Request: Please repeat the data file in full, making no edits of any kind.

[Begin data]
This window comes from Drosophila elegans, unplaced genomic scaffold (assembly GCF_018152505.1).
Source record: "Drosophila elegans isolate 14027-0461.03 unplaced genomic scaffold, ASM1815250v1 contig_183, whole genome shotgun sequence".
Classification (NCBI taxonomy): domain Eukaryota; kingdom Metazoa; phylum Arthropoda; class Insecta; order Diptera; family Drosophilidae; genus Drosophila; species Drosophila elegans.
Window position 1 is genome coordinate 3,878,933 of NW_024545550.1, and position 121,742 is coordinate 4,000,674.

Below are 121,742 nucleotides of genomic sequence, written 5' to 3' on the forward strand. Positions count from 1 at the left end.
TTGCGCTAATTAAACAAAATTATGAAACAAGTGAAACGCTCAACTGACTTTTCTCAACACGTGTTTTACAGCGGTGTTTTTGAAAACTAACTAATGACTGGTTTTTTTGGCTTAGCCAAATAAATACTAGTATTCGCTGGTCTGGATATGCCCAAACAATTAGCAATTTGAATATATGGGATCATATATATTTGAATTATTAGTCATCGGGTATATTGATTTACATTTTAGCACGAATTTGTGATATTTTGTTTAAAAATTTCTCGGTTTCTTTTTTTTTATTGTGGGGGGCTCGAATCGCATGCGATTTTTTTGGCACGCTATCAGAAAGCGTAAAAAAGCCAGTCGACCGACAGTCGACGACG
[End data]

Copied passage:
This window comes from Drosophila elegans, unplaced genomic scaffold (assembly GCF_018152505.1).
Source record: "Drosophila elegans isolate 14027-0461.03 unplaced genomic scaffold, ASM1815250v1 contig_183, whole genome shotgun sequence".
Classification (NCBI taxonomy): domain Eukaryota; kingdom Metazoa; phylum Arthropoda; class Insecta; order Diptera; family Drosophilidae; genus Drosophila; species Drosophila elegans.
Window position 1 is genome coordinate 3,878,933 of NW_024545550.1, and position 121,742 is coordinate 4,000,674.

Below are 121,742 nucleotides of genomic sequence, written 5' to 3' on the forward strand. Positions count from 1 at the left end.
TTGCGCTAATTAAACAAAATTATGAAACAAGTGAAACGCTCAACTGACTTTTCTCAACACGTGTTTTACAGCGGTGTTTTTGAAAACTAACTAATGACTGGTTTTTTTGGCTTAGCCAAATAAATACTAGTATTCGCTGGTCTGGATATGCCCAAACAATTAGCAATTTGAATATATGGGATCATATATATTTGAATTATTAGTCATCGGGTATATTGATTTACATTTTAGCACGAATTTGTGATATTTTGTTTAAAAATTTCTCGGTTTCTTTTTTTTTATTGTGGGGGGCTCGAATCGCATGCGATTTTTTTGGCACGCTATCAGAAAGCGTAAAAAAGCCAGTCGACCGACAGTCGACGACG